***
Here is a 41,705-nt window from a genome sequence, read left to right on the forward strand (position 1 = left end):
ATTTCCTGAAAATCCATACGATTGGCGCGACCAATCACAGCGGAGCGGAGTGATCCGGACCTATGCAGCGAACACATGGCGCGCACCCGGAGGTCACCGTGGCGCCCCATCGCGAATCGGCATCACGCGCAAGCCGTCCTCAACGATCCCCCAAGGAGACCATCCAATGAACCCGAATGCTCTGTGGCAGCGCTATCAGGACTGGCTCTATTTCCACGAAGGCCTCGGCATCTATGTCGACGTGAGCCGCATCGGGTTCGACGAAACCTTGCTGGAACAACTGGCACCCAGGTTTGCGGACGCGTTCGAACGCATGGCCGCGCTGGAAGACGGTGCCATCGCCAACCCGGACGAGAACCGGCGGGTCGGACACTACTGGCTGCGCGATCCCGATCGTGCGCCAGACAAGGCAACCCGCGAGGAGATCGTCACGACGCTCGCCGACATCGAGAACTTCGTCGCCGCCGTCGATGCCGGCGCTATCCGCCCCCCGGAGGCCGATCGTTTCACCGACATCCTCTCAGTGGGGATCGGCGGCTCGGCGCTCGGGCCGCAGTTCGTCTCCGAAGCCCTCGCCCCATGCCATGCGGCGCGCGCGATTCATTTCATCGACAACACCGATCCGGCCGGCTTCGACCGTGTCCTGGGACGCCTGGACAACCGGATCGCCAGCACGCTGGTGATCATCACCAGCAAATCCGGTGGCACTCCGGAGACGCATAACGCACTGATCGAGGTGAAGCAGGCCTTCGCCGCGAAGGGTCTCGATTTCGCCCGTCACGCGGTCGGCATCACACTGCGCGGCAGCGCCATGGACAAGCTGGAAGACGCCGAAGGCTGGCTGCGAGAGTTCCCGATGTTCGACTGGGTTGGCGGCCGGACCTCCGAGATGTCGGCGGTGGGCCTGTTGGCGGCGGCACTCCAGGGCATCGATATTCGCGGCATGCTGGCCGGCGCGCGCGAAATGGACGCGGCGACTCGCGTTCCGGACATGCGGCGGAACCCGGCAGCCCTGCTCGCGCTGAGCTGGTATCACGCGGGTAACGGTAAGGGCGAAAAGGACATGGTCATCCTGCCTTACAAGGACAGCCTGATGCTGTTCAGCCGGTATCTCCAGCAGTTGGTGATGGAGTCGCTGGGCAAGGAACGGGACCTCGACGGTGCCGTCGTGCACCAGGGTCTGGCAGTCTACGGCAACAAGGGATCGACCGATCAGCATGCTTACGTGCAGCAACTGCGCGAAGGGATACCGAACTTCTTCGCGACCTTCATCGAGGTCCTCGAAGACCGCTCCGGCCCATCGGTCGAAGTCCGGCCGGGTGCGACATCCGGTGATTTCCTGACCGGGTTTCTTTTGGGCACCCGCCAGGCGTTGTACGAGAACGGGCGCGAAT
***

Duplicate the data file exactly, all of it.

Here is a 41,705-nt window from a genome sequence, read left to right on the forward strand (position 1 = left end):
ATTTCCTGAAAATCCATACGATTGGCGCGACCAATCACAGCGGAGCGGAGTGATCCGGACCTATGCAGCGAACACATGGCGCGCACCCGGAGGTCACCGTGGCGCCCCATCGCGAATCGGCATCACGCGCAAGCCGTCCTCAACGATCCCCCAAGGAGACCATCCAATGAACCCGAATGCTCTGTGGCAGCGCTATCAGGACTGGCTCTATTTCCACGAAGGCCTCGGCATCTATGTCGACGTGAGCCGCATCGGGTTCGACGAAACCTTGCTGGAACAACTGGCACCCAGGTTTGCGGACGCGTTCGAACGCATGGCCGCGCTGGAAGACGGTGCCATCGCCAACCCGGACGAGAACCGGCGGGTCGGACACTACTGGCTGCGCGATCCCGATCGTGCGCCAGACAAGGCAACCCGCGAGGAGATCGTCACGACGCTCGCCGACATCGAGAACTTCGTCGCCGCCGTCGATGCCGGCGCTATCCGCCCCCCGGAGGCCGATCGTTTCACCGACATCCTCTCAGTGGGGATCGGCGGCTCGGCGCTCGGGCCGCAGTTCGTCTCCGAAGCCCTCGCCCCATGCCATGCGGCGCGCGCGATTCATTTCATCGACAACACCGATCCGGCCGGCTTCGACCGTGTCCTGGGACGCCTGGACAACCGGATCGCCAGCACGCTGGTGATCATCACCAGCAAATCCGGTGGCACTCCGGAGACGCATAACGCACTGATCGAGGTGAAGCAGGCCTTCGCCGCGAAGGGTCTCGATTTCGCCCGTCACGCGGTCGGCATCACACTGCGCGGCAGCGCCATGGACAAGCTGGAAGACGCCGAAGGCTGGCTGCGAGAGTTCCCGATGTTCGACTGGGTTGGCGGCCGGACCTCCGAGATGTCGGCGGTGGGCCTGTTGGCGGCGGCACTCCAGGGCATCGATATTCGCGGCATGCTGGCCGGCGCGCGCGAAATGGACGCGGCGACTCGCGTTCCGGACATGCGGCGGAACCCGGCAGCCCTGCTCGCGCTGAGCTGGTATCACGCGGGTAACGGTAAGGGCGAAAAGGACATGGTCATCCTGCCTTACAAGGACAGCCTGATGCTGTTCAGCCGGTATCTCCAGCAGTTGGTGATGGAGTCGCTGGGCAAGGAACGGGACCTCGACGGTGCCGTCGTGCACCAGGGTCTGGCAGTCTACGGCAACAAGGGATCGACCGATCAGCATGCTTACGTGCAGCAACTGCGCGAAGGGATACCGAACTTCTTCGCGACCTTCATCGAGGTCCTCGAAGACCGCTCCGGCCCATCGGTCGAAGTCCGGCCGGGTGCGACATCCGGTGATTTCCTGACCGGGTTTCTTTTGGGCACCCGCCAGGCGTTGTACGAGAACGGGCGCGAAT